If you have varicose veins, you are in good company! Approximately 55 percent of women and 45 percent of men in the United States suffer from some type of vein problem.
Varicose veins are caused by weak or damaged valves in the veins of the legs. The heart pumps blood to the body through the arteries and the veins then carry the blood back to the heart. Healthy leg veins have valves that act as one-way flaps to prevent blood from flowing backwards, but if these valves become weak or damaged, blood leaks back down into the legs and pressure builds. The veins stretch from this increased pressure and become enlarged, swollen and twisted. This is known as venous insufficiency.
Symptoms of Varicose Veins
Some people experience few or no symptoms from their varicose veins, but, usually in more severe cases of venous insufficiency, one or more of the following symptoms occurs:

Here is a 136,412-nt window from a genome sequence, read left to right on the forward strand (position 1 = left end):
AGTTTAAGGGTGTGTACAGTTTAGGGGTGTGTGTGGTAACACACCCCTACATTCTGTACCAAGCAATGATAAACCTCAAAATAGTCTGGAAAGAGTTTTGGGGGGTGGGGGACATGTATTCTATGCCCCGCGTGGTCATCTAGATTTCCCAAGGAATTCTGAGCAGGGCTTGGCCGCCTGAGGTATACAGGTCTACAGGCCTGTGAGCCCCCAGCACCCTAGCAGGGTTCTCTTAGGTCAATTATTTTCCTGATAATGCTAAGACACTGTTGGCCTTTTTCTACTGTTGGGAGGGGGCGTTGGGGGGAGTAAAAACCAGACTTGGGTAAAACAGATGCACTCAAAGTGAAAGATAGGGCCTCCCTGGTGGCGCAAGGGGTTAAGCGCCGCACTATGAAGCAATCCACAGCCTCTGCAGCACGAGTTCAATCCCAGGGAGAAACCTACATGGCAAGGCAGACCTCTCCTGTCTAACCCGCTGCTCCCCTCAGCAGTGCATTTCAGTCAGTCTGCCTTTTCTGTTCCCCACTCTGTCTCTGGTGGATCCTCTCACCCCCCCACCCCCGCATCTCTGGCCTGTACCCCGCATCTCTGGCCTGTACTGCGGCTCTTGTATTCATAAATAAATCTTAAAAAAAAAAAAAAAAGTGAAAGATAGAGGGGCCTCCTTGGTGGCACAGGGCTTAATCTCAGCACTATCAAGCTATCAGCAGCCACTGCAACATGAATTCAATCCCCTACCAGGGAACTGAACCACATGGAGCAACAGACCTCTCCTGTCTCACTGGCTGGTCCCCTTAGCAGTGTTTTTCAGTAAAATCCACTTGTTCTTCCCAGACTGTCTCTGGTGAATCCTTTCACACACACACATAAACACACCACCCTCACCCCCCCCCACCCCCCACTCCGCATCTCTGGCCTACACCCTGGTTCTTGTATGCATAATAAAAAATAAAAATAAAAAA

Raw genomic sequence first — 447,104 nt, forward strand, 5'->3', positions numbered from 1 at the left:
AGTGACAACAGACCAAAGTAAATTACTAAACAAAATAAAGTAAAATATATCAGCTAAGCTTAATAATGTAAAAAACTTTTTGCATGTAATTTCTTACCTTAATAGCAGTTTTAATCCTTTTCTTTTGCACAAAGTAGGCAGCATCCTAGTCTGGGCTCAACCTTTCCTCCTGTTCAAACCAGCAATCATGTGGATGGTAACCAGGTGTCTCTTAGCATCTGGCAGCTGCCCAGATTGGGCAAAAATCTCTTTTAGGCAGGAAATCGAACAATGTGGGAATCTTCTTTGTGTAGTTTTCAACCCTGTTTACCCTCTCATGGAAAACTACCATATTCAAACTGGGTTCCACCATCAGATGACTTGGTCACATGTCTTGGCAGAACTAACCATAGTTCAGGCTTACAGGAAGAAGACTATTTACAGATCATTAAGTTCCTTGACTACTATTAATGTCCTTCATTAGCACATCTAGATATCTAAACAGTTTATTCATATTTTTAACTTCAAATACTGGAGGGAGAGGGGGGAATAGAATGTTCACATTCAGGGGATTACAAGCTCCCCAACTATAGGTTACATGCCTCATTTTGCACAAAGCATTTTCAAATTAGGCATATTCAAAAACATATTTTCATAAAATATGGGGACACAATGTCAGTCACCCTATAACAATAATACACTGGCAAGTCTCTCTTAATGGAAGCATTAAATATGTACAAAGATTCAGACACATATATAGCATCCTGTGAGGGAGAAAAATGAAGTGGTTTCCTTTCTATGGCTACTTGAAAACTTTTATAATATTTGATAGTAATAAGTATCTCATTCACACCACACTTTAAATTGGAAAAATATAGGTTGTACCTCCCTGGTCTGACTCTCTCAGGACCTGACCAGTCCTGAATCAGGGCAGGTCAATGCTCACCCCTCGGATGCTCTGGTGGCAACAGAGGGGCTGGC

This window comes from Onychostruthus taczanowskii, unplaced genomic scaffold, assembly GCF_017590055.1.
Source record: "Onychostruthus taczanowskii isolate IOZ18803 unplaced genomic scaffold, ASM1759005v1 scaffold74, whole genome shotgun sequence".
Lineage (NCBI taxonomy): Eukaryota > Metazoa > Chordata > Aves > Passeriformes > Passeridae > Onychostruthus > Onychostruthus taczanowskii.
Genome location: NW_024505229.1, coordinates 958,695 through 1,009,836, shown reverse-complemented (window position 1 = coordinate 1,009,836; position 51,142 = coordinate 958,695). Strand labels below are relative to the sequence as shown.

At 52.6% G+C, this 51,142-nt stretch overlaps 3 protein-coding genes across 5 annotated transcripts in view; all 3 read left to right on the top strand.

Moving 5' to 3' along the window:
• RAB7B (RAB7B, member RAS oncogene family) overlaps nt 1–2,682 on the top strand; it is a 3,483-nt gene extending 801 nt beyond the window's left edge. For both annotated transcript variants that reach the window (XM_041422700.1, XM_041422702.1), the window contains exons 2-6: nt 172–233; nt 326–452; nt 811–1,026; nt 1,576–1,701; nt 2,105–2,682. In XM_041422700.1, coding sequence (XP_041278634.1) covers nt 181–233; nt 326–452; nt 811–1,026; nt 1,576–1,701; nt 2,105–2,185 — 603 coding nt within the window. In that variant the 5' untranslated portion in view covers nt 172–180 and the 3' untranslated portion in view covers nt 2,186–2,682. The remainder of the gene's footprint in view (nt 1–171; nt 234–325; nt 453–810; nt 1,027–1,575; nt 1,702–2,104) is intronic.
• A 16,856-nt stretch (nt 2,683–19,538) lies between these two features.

- Heaviness, aching, tiredness, burning, or pain in your legs.
- Swelling in your legs, feet and ankles.
- Cramping or throbbing, especially after sitting or standing for long periods of time.
- Restless legs, especially at night while sleeping.
- Itching over the vein.
- Skin changes, such as changes in color, scaling, thinning or inflammation.
Possible Health Problems from Varicose Veins
- Severe cases of venous insufficiency can cause chronic swelling due to the long-term backing up of blood that can result in serious skin and tissue problems, such as venous ulcers and varicose eczema. These ulcers are painful and difficult to heal.
- Because the skin over the veins becomes thin and is easily injured, individuals sometimes experience open sores or heavy bleeding after a minor injury.
- The pressure from varicose veins can cause blood to penetrate through the weakened vein walls and leak into the tissue, causing patches of brown or red discoloration.
- In cases of extreme leg swelling, skin tissue can break down and infections can develop.
If you are experiencing any of these symptoms, consider speaking with a vein specialist at Medicus Vein Care.